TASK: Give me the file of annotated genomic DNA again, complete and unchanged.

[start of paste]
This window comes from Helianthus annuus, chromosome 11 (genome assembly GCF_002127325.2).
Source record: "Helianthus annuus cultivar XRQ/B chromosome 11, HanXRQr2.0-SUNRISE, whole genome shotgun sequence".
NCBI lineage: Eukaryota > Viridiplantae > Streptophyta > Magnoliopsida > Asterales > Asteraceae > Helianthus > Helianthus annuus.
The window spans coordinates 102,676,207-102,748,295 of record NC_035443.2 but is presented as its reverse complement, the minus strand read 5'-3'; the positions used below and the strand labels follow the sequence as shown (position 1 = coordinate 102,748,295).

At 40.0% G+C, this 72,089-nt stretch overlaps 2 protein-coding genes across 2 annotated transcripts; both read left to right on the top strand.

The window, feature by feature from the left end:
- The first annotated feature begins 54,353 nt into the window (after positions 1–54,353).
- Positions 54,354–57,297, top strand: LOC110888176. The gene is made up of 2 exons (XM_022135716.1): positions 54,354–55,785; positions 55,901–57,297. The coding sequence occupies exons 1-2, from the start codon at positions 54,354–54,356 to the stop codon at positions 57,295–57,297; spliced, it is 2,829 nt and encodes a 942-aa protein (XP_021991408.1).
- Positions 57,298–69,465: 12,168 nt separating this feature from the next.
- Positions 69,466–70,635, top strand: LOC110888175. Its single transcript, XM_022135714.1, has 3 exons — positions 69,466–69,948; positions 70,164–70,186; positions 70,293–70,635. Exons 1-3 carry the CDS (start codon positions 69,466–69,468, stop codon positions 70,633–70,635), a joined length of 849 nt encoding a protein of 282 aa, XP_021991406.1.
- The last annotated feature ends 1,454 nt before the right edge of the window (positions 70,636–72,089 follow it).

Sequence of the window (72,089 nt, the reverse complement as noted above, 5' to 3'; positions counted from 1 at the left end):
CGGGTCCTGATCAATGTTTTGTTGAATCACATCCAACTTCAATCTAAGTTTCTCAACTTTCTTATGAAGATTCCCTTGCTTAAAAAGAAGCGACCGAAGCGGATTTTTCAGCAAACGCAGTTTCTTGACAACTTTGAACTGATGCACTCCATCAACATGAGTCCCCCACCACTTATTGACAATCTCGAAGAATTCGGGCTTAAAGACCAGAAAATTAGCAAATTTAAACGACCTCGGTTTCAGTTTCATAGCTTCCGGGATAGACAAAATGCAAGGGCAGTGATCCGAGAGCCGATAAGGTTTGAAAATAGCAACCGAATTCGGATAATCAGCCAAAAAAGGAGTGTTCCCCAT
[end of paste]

This window comes from Helianthus annuus, chromosome 11 (genome assembly GCF_002127325.2).
Source record: "Helianthus annuus cultivar XRQ/B chromosome 11, HanXRQr2.0-SUNRISE, whole genome shotgun sequence".
NCBI lineage: Eukaryota > Viridiplantae > Streptophyta > Magnoliopsida > Asterales > Asteraceae > Helianthus > Helianthus annuus.
The window spans coordinates 102,676,207-102,748,295 of record NC_035443.2 but is presented as its reverse complement, the minus strand read 5'-3'; the positions used below and the strand labels follow the sequence as shown (position 1 = coordinate 102,748,295).

At 40.0% G+C, this 72,089-nt stretch overlaps 2 protein-coding genes across 2 annotated transcripts; both read left to right on the top strand.

The window, feature by feature from the left end:
- The first annotated feature begins 54,353 nt into the window (after positions 1–54,353).
- Positions 54,354–57,297, top strand: LOC110888176. The gene is made up of 2 exons (XM_022135716.1): positions 54,354–55,785; positions 55,901–57,297. The coding sequence occupies exons 1-2, from the start codon at positions 54,354–54,356 to the stop codon at positions 57,295–57,297; spliced, it is 2,829 nt and encodes a 942-aa protein (XP_021991408.1).
- Positions 57,298–69,465: 12,168 nt separating this feature from the next.
- Positions 69,466–70,635, top strand: LOC110888175. Its single transcript, XM_022135714.1, has 3 exons — positions 69,466–69,948; positions 70,164–70,186; positions 70,293–70,635. Exons 1-3 carry the CDS (start codon positions 69,466–69,468, stop codon positions 70,633–70,635), a joined length of 849 nt encoding a protein of 282 aa, XP_021991406.1.
- The last annotated feature ends 1,454 nt before the right edge of the window (positions 70,636–72,089 follow it).

Sequence of the window (72,089 nt, the reverse complement as noted above, 5' to 3'; positions counted from 1 at the left end):
CGGGTCCTGATCAATGTTTTGTTGAATCACATCCAACTTCAATCTAAGTTTCTCAACTTTCTTATGAAGATTCCCTTGCTTAAAAAGAAGCGACCGAAGCGGATTTTTCAGCAAACGCAGTTTCTTGACAACTTTGAACTGATGCACTCCATCAACATGAGTCCCCCACCACTTATTGACAATCTCGAAGAATTCGGGCTTAAAGACCAGAAAATTAGCAAATTTAAACGACCTCGGTTTCAGTTTCATAGCTTCCGGGATAGACAAAATGCAAGGGCAGTGATCCGAGAGCCGATAAGGTTTGAAAATAGCAACCGAATTCGGATAATCAGCCAAAAAAGGAGTGTTCCCCAT